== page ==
Resources

Whether you’re in a classroom or a boardroom, NCWIT can help you kick-start or deepen your inclusive culture. Take advantage of hundreds of free and easy-to-use resources for K–12, higher education, and corporations that support your effort to raise awareness, increase knowledge, and empower action to make sure every voice is heard.

 

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These tips will help you to engage students in your computing courses and retain them in the major. These ideas and examples are drawn from theory and research conducted by social scientists who study issues related to diversity and retention in computing. Methods range from encouraging words to inclusive classroom environments.

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Learn about some of the hidden barriers that often prevent technical organizations from hiring and retaining top talent. This video will take you through a series of engaging, interactive experiments that introduce the concept of unconscious bias and explain why this information is vital for technical companies to understand. The video will also point to free NCWIT resources you can use to address these hidden barriers in order to better attract and retain a diverse workforce that will drive future innovation.

Supervising-in-a-Box Series: Employee Recruitment/Selection
Supervising-in-a-Box: Employee Recruitment/Selection provides supervisors with resources for recruiting and hiring the best talent. This “Box” includes background information, a training guide, tip sheets, resources for employee recruitment and selection, templates, evaluation tools, and a summary of key takeaways.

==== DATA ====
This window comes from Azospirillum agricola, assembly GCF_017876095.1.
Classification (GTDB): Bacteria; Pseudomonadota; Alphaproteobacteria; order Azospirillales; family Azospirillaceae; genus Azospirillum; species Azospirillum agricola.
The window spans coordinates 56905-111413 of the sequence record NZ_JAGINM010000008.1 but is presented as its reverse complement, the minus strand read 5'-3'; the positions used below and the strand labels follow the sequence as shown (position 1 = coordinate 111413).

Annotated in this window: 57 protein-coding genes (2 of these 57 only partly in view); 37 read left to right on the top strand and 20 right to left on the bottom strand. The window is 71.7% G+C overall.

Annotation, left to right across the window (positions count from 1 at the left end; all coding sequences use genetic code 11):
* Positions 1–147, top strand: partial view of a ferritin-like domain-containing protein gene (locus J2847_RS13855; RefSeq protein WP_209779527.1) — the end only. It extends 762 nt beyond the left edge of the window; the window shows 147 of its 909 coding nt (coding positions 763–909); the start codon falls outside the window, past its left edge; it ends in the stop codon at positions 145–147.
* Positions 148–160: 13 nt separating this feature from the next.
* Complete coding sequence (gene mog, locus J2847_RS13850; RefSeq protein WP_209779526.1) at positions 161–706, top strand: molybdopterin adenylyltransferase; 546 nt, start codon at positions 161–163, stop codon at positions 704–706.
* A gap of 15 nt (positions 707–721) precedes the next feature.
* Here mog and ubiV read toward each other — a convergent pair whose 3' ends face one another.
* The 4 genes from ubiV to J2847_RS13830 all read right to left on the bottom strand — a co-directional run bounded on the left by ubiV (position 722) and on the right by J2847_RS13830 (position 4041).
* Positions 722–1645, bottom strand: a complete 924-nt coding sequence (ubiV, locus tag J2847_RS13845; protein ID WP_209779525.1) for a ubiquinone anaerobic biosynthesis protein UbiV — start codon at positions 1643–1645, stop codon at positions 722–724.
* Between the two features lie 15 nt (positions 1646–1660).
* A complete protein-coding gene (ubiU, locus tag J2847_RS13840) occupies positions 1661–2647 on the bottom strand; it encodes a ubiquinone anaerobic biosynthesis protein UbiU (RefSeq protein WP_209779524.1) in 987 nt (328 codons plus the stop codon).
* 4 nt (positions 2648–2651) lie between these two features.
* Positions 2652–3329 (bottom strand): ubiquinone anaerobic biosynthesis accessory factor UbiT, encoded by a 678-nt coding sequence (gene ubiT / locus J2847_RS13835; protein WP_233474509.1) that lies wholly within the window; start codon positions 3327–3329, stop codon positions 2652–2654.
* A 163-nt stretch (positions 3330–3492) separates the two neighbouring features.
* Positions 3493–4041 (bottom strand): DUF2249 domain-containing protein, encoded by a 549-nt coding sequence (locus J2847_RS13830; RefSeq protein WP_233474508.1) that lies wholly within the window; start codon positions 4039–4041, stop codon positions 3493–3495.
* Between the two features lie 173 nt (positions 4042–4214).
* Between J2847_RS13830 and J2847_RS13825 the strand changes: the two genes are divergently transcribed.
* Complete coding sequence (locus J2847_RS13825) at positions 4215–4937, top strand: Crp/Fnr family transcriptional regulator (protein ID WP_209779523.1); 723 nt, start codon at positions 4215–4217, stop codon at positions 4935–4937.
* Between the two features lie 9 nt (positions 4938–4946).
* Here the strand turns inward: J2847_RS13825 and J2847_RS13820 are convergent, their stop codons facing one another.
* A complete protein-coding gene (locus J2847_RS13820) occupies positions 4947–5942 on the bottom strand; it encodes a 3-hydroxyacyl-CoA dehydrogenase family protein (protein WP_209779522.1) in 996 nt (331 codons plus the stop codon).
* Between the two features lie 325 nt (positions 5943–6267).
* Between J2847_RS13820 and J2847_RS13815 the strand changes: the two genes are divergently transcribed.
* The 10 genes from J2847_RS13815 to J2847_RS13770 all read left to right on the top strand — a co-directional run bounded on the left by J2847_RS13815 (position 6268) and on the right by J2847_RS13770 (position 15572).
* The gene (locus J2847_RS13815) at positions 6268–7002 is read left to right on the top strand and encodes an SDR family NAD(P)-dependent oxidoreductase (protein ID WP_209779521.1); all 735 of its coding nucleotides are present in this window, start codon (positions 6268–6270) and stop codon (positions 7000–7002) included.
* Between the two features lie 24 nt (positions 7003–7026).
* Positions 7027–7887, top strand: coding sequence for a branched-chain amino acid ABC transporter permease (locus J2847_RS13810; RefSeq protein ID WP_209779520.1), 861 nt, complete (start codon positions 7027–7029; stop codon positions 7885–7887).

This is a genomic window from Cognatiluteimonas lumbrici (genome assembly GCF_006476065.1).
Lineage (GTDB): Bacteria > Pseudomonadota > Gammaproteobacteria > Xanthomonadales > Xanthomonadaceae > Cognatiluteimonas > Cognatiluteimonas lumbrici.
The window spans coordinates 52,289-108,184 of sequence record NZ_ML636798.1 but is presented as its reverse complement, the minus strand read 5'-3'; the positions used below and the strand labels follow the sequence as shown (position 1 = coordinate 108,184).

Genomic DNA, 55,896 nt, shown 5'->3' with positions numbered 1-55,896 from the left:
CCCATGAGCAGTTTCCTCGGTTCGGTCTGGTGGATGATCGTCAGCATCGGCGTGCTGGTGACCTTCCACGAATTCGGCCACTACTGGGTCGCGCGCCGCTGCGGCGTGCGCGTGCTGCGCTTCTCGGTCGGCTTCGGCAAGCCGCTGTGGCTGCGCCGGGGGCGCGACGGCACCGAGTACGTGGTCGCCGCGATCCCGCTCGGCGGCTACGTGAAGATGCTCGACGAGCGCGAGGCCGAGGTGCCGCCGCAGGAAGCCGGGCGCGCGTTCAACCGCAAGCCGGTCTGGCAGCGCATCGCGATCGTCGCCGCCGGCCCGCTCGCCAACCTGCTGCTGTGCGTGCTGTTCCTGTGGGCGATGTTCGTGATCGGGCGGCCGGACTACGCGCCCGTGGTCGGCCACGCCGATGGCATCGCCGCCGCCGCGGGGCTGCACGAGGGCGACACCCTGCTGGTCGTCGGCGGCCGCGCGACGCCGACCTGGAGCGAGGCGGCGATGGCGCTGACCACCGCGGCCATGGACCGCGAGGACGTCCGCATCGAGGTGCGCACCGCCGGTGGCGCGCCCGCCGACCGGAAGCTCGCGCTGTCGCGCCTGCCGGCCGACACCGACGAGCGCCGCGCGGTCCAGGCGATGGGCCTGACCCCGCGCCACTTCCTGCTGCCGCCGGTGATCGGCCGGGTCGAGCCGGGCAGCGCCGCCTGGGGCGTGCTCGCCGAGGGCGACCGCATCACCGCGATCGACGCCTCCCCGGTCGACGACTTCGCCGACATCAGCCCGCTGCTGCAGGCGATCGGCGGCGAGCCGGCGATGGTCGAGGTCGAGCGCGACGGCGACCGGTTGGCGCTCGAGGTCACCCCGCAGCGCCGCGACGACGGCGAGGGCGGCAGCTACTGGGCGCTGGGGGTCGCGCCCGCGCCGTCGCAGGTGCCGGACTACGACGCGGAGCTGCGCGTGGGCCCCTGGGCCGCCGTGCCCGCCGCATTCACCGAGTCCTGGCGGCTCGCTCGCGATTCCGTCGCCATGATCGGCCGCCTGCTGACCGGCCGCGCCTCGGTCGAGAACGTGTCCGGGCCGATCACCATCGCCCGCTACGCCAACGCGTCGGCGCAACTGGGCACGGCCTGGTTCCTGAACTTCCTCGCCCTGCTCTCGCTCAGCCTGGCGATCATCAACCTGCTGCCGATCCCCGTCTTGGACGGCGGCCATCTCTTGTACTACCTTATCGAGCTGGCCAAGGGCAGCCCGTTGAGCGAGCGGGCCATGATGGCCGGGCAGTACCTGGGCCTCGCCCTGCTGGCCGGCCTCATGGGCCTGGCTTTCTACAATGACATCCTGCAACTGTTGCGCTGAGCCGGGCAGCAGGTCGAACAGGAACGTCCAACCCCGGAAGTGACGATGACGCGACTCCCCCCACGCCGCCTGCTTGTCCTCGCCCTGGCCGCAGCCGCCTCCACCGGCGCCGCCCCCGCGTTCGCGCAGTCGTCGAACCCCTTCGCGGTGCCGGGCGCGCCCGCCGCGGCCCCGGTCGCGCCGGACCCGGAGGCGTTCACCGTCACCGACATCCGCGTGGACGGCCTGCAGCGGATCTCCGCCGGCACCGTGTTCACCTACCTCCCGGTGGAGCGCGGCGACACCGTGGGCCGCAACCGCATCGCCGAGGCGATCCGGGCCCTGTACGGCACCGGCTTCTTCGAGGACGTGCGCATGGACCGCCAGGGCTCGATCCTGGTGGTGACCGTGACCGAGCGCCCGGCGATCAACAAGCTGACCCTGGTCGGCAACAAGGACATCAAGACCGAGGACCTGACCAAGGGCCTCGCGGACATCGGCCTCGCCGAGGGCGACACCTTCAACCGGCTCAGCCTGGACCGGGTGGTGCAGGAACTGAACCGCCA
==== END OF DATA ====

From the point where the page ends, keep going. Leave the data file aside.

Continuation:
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Women and minority students are not in computing courses under the same conditions as their white male classmates. Instructional practices offer opportunities to level the playing field and improve the retention of underrepresented students.

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Developing a diverse workforce must be treated like any other critical business issue. Use this guide to help you collect important data and develop a strategic plan for increasing the meaningful participation of diverse groups in your organization.

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Tech's diversity problem is not new information, especially to those of us who work in the industry. There is a trend taking hold in tech companies over the past few years: publishing diversity stats. While taking a hard look in the mirror is an important step in addressing diversity issues, taking additional steps to implement meaningful change efforts is also important. But what steps are most effective?

NCWIT Checklist for Reducing Unconscious Bias in Job Descriptions/Advertisements

This Job Description Checklist helps you analyze ads for subtle biases in language, in criteria, and in how you describe your workplace.

View NCWIT Tips for Writing Better Job Ads.